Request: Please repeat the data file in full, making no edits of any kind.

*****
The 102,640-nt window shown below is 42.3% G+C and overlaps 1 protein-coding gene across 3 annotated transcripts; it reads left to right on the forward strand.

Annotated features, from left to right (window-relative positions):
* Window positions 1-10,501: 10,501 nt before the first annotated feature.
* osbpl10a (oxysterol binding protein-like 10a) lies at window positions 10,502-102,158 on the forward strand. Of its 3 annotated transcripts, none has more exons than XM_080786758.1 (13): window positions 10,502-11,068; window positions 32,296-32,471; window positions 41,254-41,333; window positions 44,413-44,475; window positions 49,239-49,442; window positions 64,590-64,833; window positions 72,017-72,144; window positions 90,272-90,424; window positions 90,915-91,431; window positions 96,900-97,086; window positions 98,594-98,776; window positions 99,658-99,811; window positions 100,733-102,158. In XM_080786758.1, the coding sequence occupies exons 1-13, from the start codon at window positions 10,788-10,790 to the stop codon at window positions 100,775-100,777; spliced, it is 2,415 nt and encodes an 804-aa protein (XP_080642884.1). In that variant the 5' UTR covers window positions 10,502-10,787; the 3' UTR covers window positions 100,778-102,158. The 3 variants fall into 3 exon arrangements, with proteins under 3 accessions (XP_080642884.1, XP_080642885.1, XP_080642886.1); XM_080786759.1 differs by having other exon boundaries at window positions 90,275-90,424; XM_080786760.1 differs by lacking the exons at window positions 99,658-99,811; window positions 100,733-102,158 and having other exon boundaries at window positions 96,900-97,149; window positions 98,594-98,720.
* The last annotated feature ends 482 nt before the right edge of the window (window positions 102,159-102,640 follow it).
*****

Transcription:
The 102,640-nt window shown below is 42.3% G+C and overlaps 1 protein-coding gene across 3 annotated transcripts; it reads left to right on the forward strand.

Annotated features, from left to right (window-relative positions):
* Window positions 1-10,501: 10,501 nt before the first annotated feature.
* osbpl10a (oxysterol binding protein-like 10a) lies at window positions 10,502-102,158 on the forward strand. Of its 3 annotated transcripts, none has more exons than XM_080786758.1 (13): window positions 10,502-11,068; window positions 32,296-32,471; window positions 41,254-41,333; window positions 44,413-44,475; window positions 49,239-49,442; window positions 64,590-64,833; window positions 72,017-72,144; window positions 90,272-90,424; window positions 90,915-91,431; window positions 96,900-97,086; window positions 98,594-98,776; window positions 99,658-99,811; window positions 100,733-102,158. In XM_080786758.1, the coding sequence occupies exons 1-13, from the start codon at window positions 10,788-10,790 to the stop codon at window positions 100,775-100,777; spliced, it is 2,415 nt and encodes an 804-aa protein (XP_080642884.1). In that variant the 5' UTR covers window positions 10,502-10,787; the 3' UTR covers window positions 100,778-102,158. The 3 variants fall into 3 exon arrangements, with proteins under 3 accessions (XP_080642884.1, XP_080642885.1, XP_080642886.1); XM_080786759.1 differs by having other exon boundaries at window positions 90,275-90,424; XM_080786760.1 differs by lacking the exons at window positions 99,658-99,811; window positions 100,733-102,158 and having other exon boundaries at window positions 96,900-97,149; window positions 98,594-98,720.
* The last annotated feature ends 482 nt before the right edge of the window (window positions 102,159-102,640 follow it).